The collection is arranged as 11 series. Records are generally arranged by material type and chronologically thereafter. Series 1: Biographical Material, 1911-1985 (Box 1; 4 folders) Series 2: Correspondence, 1956-1991 (Box 1; 0.3 linear feet) Series 3: Business Records, 1961-1990 (Box 1; 5 folders) Series 4: Notes, 1960-1987 (Box 1; 13 folders) Series 5: Writings, 1960-1989 (Boxes 1 and 9; 5 folders) Series 6: Artwork, circa 1950s (Boxes 1 and 9; 6 folders) Series 7: Scrapbooks, 1948-1990 (Boxes 1-2; 0.7 linear feet) Series 8: Printed Material, 1957-1991 (Boxes 2-3 and 9; 0.6 linear feet) Series 9: Subject Files, 1951-1990 (Boxes 3-5; 2.5 linear feet) Series 10: Photographs, 1934-1985 (Boxes 5-9; 2.5 linear feet) Series 11: Audio-Visual Materials, 1961-1989 (Box 8, FC 10-12; 0.6 linear feet)
Access Note / Rights:
Use of original papers requires an appointment. Use of archival audiovisual recordings with no duplicate access copy requires advance notice.
The papers of printmaker and sculptor Jane Teller measure 8.6 linear feet and date from 1911 to 1991. The papers include biographical materials, correspondence, business records, notes, writings, three sketchbooks, sketches and prints, five scrapbooks, printed material, subject files, photographs, sound and video recordings, and motion picture film.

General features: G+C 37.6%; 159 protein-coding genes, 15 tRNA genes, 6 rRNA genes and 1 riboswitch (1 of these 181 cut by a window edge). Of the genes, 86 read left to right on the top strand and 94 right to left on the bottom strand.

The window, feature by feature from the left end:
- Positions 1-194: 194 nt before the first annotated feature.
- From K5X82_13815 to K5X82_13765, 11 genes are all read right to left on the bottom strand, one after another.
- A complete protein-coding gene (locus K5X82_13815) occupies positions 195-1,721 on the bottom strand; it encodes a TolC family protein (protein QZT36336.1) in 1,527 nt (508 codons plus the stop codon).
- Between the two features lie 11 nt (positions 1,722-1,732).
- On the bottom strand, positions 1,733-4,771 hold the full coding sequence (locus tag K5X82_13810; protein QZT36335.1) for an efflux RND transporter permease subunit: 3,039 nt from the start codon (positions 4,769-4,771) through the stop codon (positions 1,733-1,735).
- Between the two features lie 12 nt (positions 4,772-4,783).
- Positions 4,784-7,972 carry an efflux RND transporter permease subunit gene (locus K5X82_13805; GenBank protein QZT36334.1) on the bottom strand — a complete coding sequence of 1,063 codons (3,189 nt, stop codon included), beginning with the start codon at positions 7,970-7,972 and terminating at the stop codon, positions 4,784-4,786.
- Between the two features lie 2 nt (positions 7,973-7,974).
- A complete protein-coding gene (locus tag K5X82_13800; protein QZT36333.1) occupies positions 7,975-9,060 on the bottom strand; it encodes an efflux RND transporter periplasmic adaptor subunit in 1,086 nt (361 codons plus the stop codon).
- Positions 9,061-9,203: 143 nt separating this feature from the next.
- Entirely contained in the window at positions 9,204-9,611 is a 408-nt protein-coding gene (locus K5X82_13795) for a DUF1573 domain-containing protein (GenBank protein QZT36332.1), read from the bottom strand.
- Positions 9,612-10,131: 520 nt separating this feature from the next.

Jane Teller papers, 1911-1991. Archives of American Art, Smithsonian Institution.
Jane Teller (1911-1990) worked as a printmaker and sculptor primarily in New Jersey. She specialized in working with wood and studied at the Rochester Institute of Technology, Skidmore College, and Barnard College. She also attended Federal Works Progress Administration (W.P.A.) classes in New York City, studying sculpture with Aaron J. Goodelman and wood carving with Karl Nielson. She later studied welding in the studio of Ibram Lassaw. She was also a lifelong friend of photographer Aaron Siskind. In 1960, she was awarded the Mary and Gustave Kellner Prize at the National Association of Women Artists Annual Exhibition at the National Academy of Design in New York, and in 1966 the Sculpture Prize at the Fiftieth Anniversary Exhibition, Philadelphia Art Alliance in Philadelphia. She exhibited mainly in New York and New Jersey and was married to author and editor Walter Teller.
The Jane Teller papers were donated by Jane Teller in 1990 and in 1991 by Walter Teller, widower of Jane Teller.
Archives of American Art, Smithsonian Institution, 750 9th St. NW, Washington, D.C. 20001